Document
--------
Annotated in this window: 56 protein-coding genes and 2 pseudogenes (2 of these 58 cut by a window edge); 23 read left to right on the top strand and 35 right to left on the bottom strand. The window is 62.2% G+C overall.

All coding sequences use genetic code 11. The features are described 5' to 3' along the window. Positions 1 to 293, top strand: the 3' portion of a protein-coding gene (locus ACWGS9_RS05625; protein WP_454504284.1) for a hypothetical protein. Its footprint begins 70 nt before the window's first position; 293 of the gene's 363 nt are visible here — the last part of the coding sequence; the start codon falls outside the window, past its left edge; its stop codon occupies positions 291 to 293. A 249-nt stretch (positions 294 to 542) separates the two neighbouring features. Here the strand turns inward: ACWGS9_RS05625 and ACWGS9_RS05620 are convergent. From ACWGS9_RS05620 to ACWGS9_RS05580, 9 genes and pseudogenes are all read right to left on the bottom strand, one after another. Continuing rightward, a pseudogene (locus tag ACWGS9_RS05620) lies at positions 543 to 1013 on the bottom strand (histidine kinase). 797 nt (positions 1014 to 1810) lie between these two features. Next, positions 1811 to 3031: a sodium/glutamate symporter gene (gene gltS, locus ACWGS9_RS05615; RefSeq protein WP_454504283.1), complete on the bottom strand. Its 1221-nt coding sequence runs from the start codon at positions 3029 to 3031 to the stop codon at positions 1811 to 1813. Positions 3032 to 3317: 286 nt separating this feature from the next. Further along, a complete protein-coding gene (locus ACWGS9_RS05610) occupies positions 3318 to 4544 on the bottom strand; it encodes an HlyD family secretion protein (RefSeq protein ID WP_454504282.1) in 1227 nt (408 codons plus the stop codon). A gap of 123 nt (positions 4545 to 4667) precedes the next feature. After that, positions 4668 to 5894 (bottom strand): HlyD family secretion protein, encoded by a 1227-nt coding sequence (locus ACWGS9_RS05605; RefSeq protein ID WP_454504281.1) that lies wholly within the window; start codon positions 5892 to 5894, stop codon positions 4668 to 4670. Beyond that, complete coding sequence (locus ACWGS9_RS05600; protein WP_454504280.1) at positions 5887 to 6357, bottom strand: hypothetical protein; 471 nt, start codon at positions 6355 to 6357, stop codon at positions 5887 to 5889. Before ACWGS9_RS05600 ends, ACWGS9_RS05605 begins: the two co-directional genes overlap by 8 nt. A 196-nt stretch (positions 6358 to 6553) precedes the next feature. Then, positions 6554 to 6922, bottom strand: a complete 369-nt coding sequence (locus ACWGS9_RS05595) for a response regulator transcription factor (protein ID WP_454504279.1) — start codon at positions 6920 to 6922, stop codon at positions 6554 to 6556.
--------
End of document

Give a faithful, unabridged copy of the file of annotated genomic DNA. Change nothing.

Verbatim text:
Annotated in this window: 56 protein-coding genes and 2 pseudogenes (2 of these 58 cut by a window edge); 23 read left to right on the top strand and 35 right to left on the bottom strand. The window is 62.2% G+C overall.

All coding sequences use genetic code 11. The features are described 5' to 3' along the window. Positions 1 to 293, top strand: the 3' portion of a protein-coding gene (locus ACWGS9_RS05625; protein WP_454504284.1) for a hypothetical protein. Its footprint begins 70 nt before the window's first position; 293 of the gene's 363 nt are visible here — the last part of the coding sequence; the start codon falls outside the window, past its left edge; its stop codon occupies positions 291 to 293. A 249-nt stretch (positions 294 to 542) separates the two neighbouring features. Here the strand turns inward: ACWGS9_RS05625 and ACWGS9_RS05620 are convergent. From ACWGS9_RS05620 to ACWGS9_RS05580, 9 genes and pseudogenes are all read right to left on the bottom strand, one after another. Continuing rightward, a pseudogene (locus tag ACWGS9_RS05620) lies at positions 543 to 1013 on the bottom strand (histidine kinase). 797 nt (positions 1014 to 1810) lie between these two features. Next, positions 1811 to 3031: a sodium/glutamate symporter gene (gene gltS, locus ACWGS9_RS05615; RefSeq protein WP_454504283.1), complete on the bottom strand. Its 1221-nt coding sequence runs from the start codon at positions 3029 to 3031 to the stop codon at positions 1811 to 1813. Positions 3032 to 3317: 286 nt separating this feature from the next. Further along, a complete protein-coding gene (locus ACWGS9_RS05610) occupies positions 3318 to 4544 on the bottom strand; it encodes an HlyD family secretion protein (RefSeq protein ID WP_454504282.1) in 1227 nt (408 codons plus the stop codon). A gap of 123 nt (positions 4545 to 4667) precedes the next feature. After that, positions 4668 to 5894 (bottom strand): HlyD family secretion protein, encoded by a 1227-nt coding sequence (locus ACWGS9_RS05605; RefSeq protein ID WP_454504281.1) that lies wholly within the window; start codon positions 5892 to 5894, stop codon positions 4668 to 4670. Beyond that, complete coding sequence (locus ACWGS9_RS05600; protein WP_454504280.1) at positions 5887 to 6357, bottom strand: hypothetical protein; 471 nt, start codon at positions 6355 to 6357, stop codon at positions 5887 to 5889. Before ACWGS9_RS05600 ends, ACWGS9_RS05605 begins: the two co-directional genes overlap by 8 nt. A 196-nt stretch (positions 6358 to 6553) precedes the next feature. Then, positions 6554 to 6922, bottom strand: a complete 369-nt coding sequence (locus ACWGS9_RS05595) for a response regulator transcription factor (protein ID WP_454504279.1) — start codon at positions 6920 to 6922, stop codon at positions 6554 to 6556.